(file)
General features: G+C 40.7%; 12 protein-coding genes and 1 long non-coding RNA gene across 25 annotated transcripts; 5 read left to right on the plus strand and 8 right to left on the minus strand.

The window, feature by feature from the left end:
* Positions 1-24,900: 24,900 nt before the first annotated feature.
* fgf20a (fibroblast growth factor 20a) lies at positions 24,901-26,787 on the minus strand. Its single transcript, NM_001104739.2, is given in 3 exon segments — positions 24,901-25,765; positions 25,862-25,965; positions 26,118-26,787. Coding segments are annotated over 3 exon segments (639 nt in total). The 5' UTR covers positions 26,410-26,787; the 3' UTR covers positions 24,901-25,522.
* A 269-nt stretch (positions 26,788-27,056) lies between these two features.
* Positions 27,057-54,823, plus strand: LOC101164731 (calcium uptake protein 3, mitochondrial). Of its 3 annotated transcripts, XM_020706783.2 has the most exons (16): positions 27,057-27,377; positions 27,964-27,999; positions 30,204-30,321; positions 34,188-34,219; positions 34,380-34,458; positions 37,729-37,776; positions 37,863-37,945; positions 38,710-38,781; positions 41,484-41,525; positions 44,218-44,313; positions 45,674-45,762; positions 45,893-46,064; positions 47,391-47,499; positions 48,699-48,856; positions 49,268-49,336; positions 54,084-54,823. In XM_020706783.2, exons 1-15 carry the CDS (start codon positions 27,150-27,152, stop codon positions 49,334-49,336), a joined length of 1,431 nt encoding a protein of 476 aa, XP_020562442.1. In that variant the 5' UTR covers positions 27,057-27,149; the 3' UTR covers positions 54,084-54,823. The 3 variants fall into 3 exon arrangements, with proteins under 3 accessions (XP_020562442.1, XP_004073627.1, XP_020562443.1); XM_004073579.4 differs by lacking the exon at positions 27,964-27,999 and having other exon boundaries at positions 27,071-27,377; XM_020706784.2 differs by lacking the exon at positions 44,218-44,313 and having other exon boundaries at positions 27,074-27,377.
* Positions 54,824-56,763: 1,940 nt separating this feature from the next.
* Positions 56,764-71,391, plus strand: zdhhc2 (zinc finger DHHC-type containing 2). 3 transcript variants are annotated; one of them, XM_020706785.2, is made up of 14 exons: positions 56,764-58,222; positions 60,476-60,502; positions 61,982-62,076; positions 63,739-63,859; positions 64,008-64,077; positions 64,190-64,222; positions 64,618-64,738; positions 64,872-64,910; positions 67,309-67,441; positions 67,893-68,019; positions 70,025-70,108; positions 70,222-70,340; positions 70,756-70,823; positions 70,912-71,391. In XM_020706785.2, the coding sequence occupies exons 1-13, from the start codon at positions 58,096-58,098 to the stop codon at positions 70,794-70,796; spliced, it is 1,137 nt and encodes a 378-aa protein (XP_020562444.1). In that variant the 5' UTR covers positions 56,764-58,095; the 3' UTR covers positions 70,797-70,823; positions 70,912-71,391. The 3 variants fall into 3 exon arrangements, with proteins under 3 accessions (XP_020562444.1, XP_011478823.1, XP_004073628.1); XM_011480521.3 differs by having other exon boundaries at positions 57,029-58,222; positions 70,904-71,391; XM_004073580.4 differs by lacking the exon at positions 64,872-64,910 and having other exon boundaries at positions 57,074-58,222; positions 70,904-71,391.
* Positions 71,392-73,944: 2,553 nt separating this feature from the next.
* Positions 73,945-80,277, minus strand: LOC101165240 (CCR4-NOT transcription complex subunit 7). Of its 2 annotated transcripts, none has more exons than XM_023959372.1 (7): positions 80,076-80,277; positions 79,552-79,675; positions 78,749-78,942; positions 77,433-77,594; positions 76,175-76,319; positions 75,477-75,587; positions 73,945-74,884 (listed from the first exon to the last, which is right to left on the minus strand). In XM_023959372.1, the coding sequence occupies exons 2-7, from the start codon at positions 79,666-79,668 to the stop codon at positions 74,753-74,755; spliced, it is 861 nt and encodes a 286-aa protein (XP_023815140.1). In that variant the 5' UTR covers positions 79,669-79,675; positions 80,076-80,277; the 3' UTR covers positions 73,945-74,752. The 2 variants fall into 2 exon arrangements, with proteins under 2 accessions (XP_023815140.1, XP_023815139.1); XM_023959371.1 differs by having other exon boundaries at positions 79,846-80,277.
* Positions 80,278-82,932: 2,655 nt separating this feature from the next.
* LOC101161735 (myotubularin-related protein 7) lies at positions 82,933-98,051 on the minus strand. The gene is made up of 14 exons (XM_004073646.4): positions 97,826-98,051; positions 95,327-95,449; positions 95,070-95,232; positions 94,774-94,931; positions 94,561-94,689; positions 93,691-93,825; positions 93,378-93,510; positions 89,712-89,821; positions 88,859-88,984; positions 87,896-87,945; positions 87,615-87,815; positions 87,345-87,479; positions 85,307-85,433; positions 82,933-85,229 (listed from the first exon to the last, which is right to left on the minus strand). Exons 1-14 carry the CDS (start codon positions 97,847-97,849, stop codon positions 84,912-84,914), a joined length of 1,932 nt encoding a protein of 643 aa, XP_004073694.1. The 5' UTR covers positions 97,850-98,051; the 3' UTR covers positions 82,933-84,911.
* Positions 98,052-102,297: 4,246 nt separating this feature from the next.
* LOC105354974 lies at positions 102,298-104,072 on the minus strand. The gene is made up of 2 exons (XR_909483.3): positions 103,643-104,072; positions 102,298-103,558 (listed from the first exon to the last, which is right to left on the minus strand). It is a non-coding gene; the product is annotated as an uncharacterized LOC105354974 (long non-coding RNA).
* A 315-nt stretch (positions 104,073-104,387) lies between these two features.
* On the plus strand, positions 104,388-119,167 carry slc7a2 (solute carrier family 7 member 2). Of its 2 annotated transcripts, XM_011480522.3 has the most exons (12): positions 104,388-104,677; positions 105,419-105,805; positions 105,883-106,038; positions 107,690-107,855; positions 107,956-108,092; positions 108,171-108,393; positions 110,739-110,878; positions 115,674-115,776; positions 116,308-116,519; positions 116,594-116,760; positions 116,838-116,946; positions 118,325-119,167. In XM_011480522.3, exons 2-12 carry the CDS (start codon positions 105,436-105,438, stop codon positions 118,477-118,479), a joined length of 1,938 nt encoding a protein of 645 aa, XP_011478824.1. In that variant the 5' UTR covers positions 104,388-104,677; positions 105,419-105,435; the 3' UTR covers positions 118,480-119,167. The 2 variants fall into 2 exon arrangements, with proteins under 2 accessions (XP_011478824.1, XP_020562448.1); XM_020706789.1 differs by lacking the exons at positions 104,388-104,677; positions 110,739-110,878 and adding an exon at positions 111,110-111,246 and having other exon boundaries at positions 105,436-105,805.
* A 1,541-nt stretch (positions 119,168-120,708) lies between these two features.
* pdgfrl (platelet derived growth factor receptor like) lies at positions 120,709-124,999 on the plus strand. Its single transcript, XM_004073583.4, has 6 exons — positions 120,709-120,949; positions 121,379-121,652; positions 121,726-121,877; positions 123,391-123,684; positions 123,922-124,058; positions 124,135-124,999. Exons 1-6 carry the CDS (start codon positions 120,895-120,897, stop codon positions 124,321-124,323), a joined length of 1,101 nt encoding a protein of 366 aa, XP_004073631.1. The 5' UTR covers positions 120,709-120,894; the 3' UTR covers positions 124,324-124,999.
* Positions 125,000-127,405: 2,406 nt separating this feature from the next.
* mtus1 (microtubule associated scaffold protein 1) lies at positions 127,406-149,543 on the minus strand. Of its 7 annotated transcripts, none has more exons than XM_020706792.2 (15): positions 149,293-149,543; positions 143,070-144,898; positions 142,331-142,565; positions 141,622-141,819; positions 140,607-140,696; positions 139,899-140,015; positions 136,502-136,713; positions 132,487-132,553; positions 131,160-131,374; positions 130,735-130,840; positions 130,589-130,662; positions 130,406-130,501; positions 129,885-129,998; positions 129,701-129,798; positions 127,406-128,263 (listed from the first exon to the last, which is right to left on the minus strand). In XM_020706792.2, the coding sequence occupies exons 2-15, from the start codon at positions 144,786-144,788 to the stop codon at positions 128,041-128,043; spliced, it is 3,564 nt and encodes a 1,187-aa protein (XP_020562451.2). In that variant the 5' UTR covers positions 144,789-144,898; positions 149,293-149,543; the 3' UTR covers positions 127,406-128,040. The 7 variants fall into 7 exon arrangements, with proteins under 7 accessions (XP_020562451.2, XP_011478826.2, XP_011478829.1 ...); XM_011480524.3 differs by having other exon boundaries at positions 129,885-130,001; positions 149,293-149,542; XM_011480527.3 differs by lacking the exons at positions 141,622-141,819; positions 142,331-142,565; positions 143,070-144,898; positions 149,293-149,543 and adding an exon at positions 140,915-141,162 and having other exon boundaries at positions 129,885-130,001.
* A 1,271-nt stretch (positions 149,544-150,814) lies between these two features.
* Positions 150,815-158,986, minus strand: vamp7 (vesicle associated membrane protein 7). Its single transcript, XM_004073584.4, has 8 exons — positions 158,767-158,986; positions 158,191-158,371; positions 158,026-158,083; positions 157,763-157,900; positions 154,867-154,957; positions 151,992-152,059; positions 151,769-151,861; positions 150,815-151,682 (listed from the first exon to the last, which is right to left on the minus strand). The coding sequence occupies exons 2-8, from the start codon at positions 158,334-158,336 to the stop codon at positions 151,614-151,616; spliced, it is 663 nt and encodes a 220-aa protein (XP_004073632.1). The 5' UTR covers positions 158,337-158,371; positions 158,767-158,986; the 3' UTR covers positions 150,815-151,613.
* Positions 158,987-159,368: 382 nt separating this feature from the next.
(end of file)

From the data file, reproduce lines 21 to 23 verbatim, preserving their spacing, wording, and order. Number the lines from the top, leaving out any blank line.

* A 1,271-nt stretch (positions 149,544-150,814) lies between these two features.
* Positions 150,815-158,986, minus strand: vamp7 (vesicle associated membrane protein 7). Its single transcript, XM_004073584.4, has 8 exons — positions 158,767-158,986; positions 158,191-158,371; positions 158,026-158,083; positions 157,763-157,900; positions 154,867-154,957; positions 151,992-152,059; positions 151,769-151,861; positions 150,815-151,682 (listed from the first exon to the last, which is right to left on the minus strand). The coding sequence occupies exons 2-8, from the start codon at positions 158,334-158,336 to the stop codon at positions 151,614-151,616; spliced, it is 663 nt and encodes a 220-aa protein (XP_004073632.1). The 5' UTR covers positions 158,337-158,371; positions 158,767-158,986; the 3' UTR covers positions 150,815-151,613.
* Positions 158,987-159,368: 382 nt separating this feature from the next.